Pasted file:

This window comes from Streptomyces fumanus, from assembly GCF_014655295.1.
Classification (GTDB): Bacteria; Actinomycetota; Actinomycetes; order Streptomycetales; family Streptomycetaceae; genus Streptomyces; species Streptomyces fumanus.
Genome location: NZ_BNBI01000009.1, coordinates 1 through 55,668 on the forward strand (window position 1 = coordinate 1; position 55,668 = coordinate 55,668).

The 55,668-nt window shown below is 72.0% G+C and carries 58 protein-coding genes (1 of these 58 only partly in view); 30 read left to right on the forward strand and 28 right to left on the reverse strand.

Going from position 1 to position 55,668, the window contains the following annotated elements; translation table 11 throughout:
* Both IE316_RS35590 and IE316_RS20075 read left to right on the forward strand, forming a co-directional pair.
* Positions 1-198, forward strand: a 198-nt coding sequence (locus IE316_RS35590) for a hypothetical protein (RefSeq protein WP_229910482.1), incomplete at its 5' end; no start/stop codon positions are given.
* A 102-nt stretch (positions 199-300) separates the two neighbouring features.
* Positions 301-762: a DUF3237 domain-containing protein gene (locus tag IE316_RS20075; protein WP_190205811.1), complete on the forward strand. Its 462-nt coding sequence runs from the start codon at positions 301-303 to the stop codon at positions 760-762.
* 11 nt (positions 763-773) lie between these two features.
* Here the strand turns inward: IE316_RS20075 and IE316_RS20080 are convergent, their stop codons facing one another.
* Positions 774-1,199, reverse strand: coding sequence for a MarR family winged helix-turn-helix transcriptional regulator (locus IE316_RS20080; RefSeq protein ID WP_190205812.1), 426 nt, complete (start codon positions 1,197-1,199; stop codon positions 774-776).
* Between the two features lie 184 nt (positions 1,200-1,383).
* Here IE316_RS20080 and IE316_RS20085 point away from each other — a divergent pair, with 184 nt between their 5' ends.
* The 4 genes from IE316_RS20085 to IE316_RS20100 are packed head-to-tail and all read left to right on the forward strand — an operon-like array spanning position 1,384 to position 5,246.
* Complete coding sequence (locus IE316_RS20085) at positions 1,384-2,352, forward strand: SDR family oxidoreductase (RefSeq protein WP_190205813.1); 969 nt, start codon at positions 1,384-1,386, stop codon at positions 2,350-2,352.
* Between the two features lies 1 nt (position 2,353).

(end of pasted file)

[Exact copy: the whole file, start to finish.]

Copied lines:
This window comes from Streptomyces fumanus, from assembly GCF_014655295.1.
Classification (GTDB): Bacteria; Actinomycetota; Actinomycetes; order Streptomycetales; family Streptomycetaceae; genus Streptomyces; species Streptomyces fumanus.
Genome location: NZ_BNBI01000009.1, coordinates 1 through 55,668 on the forward strand (window position 1 = coordinate 1; position 55,668 = coordinate 55,668).

The 55,668-nt window shown below is 72.0% G+C and carries 58 protein-coding genes (1 of these 58 only partly in view); 30 read left to right on the forward strand and 28 right to left on the reverse strand.

Going from position 1 to position 55,668, the window contains the following annotated elements; translation table 11 throughout:
* Both IE316_RS35590 and IE316_RS20075 read left to right on the forward strand, forming a co-directional pair.
* Positions 1-198, forward strand: a 198-nt coding sequence (locus IE316_RS35590) for a hypothetical protein (RefSeq protein WP_229910482.1), incomplete at its 5' end; no start/stop codon positions are given.
* A 102-nt stretch (positions 199-300) separates the two neighbouring features.
* Positions 301-762: a DUF3237 domain-containing protein gene (locus tag IE316_RS20075; protein WP_190205811.1), complete on the forward strand. Its 462-nt coding sequence runs from the start codon at positions 301-303 to the stop codon at positions 760-762.
* 11 nt (positions 763-773) lie between these two features.
* Here the strand turns inward: IE316_RS20075 and IE316_RS20080 are convergent, their stop codons facing one another.
* Positions 774-1,199, reverse strand: coding sequence for a MarR family winged helix-turn-helix transcriptional regulator (locus IE316_RS20080; RefSeq protein ID WP_190205812.1), 426 nt, complete (start codon positions 1,197-1,199; stop codon positions 774-776).
* Between the two features lie 184 nt (positions 1,200-1,383).
* Here IE316_RS20080 and IE316_RS20085 point away from each other — a divergent pair, with 184 nt between their 5' ends.
* The 4 genes from IE316_RS20085 to IE316_RS20100 are packed head-to-tail and all read left to right on the forward strand — an operon-like array spanning position 1,384 to position 5,246.
* Complete coding sequence (locus IE316_RS20085) at positions 1,384-2,352, forward strand: SDR family oxidoreductase (RefSeq protein WP_190205813.1); 969 nt, start codon at positions 1,384-1,386, stop codon at positions 2,350-2,352.
* Between the two features lies 1 nt (position 2,353).